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Private Participation in the Indian Power Sector

185 pages4 hours


The state of the Indian power sector today is an acknowledged constraint to the country’s growth aspirations. This book examines the home-grown Indian experience with private sector participation in power, identifies emerging risks, and proposes specific actions for government consideration, so that the power sector may fulfill its important role in India’s growth story. Seeking financing, efficiency, and project management skills from the private sector to complement public sector efforts, the state governments and the central government have invited private participation in power for the past two decades. They have followed a continuously evolving process starting with the independent power producer policy of the early 1990s, which sought only to attract new investment in generation. Despite these efforts, the rate of growth in energy supply has not kept pace with the growth in demand. Much more private sector investment and engagement in the sector is likely to be required to complement the government’s own efforts to improve supply, quality, and reliability of power.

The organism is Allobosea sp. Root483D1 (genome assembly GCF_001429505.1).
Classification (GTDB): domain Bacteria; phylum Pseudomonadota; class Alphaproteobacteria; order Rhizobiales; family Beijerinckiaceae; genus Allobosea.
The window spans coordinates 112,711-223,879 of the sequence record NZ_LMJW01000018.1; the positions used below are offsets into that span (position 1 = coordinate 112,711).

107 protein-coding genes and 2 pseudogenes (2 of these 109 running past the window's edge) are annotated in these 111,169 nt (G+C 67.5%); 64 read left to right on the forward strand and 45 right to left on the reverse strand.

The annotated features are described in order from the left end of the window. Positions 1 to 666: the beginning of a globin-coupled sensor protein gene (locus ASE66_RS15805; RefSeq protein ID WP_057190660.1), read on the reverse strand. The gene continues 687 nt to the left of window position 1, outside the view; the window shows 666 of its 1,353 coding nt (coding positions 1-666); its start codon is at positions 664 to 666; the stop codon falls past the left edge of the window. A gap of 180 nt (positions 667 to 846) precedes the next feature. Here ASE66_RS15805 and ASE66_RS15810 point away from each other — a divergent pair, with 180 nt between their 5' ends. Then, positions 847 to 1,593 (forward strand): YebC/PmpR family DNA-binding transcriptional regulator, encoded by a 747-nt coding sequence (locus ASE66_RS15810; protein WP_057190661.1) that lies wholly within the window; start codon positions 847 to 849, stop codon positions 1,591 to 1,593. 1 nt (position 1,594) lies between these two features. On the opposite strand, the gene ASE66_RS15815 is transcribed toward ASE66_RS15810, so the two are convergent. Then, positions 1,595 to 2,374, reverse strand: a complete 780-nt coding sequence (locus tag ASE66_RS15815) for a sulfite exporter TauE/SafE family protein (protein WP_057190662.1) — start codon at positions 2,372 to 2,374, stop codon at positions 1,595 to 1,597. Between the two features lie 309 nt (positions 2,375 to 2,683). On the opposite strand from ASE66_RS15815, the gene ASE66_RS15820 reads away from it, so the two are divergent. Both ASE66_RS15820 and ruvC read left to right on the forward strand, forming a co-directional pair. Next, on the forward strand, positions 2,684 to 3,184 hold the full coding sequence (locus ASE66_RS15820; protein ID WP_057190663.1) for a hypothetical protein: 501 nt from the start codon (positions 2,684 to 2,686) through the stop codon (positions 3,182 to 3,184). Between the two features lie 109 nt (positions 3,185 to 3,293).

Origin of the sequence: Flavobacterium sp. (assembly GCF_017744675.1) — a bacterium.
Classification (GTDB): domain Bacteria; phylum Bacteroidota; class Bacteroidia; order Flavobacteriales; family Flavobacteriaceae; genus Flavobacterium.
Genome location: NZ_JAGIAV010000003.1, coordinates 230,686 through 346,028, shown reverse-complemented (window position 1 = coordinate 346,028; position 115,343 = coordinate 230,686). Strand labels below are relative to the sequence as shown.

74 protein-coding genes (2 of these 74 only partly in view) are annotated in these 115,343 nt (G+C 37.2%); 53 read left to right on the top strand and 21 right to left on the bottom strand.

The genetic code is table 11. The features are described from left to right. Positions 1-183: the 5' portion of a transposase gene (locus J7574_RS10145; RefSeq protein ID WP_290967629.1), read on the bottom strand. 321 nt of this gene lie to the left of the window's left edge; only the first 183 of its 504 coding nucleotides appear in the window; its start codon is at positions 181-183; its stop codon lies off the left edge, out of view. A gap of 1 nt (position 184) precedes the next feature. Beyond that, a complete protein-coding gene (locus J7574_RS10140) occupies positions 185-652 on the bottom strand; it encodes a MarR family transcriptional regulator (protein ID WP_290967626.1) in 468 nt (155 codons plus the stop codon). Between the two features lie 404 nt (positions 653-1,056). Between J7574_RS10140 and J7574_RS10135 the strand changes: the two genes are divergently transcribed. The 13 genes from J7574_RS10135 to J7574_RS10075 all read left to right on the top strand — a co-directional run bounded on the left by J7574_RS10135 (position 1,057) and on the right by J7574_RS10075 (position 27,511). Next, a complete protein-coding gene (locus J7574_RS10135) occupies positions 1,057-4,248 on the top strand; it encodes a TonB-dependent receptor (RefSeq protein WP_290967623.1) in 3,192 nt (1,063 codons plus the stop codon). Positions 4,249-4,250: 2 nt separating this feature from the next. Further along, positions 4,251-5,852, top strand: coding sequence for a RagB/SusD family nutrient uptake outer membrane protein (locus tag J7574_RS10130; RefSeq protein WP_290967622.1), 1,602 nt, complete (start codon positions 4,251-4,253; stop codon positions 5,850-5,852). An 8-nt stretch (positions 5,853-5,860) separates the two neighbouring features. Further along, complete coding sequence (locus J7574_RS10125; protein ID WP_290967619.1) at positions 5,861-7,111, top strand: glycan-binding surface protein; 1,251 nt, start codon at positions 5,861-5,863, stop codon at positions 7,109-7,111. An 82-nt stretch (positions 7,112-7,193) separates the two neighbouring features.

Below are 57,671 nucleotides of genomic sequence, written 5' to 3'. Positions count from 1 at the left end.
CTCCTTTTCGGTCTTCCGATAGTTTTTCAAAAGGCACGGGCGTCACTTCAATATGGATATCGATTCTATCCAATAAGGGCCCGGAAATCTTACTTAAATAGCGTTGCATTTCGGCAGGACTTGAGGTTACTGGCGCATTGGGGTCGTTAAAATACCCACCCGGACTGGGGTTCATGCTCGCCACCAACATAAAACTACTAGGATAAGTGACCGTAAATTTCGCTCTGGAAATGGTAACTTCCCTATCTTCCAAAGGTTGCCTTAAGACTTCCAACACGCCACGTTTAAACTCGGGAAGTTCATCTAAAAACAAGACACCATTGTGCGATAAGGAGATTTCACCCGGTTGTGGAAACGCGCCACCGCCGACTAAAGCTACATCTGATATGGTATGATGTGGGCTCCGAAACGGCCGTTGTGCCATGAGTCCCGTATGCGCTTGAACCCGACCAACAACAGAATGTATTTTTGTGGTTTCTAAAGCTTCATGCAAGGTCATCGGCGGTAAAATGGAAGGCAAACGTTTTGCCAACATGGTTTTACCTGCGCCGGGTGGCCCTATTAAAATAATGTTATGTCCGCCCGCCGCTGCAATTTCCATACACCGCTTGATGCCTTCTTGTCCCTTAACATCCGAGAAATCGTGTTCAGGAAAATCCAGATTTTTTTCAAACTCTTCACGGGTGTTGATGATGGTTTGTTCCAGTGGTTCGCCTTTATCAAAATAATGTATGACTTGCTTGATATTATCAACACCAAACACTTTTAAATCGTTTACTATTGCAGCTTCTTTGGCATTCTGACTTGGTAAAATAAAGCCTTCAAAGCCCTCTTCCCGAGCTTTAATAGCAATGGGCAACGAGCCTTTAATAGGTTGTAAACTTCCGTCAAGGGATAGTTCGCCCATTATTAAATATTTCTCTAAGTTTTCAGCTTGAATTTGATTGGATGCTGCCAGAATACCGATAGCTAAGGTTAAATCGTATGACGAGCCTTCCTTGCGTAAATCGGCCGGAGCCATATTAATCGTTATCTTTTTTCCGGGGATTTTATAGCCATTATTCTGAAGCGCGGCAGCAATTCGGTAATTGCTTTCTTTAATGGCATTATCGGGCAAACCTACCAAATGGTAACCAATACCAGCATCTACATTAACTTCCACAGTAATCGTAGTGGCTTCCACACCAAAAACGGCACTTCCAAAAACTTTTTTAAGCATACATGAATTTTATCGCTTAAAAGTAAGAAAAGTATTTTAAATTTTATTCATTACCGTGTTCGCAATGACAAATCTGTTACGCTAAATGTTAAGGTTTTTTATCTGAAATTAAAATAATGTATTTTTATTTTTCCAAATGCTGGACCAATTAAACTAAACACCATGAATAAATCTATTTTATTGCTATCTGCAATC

The passage of the Electricity Act of 2003 was a signature achievement, moving the sector away from the previous route of negotiated Memoranda of Understanding with investors to a market-driven approach that forced potential investors to compete aggressively for generation, and later also transmission, contracts. Removal of generation licensing requirements and the introduction of competition under the Electricity Act elicited a significant private sector response in generation, a limited but respectable response in transmission (few transmission lines were tendered in the first place), and a varied but limited response in distribution. The quality of baseline data provided to the distribution franchisee about the state of the network and the customer base is a perennial problem. Lessons learned about methods for successful distribution franchising, including specified loss reduction trajectories, are gradually finding their way into standardized bidding documents. Different qualification requirements for bidders are emerging for different locations. In the future, franchisees may also need greater independent access to power supply for their service areas, for example, by combining generation and distribution through private players.

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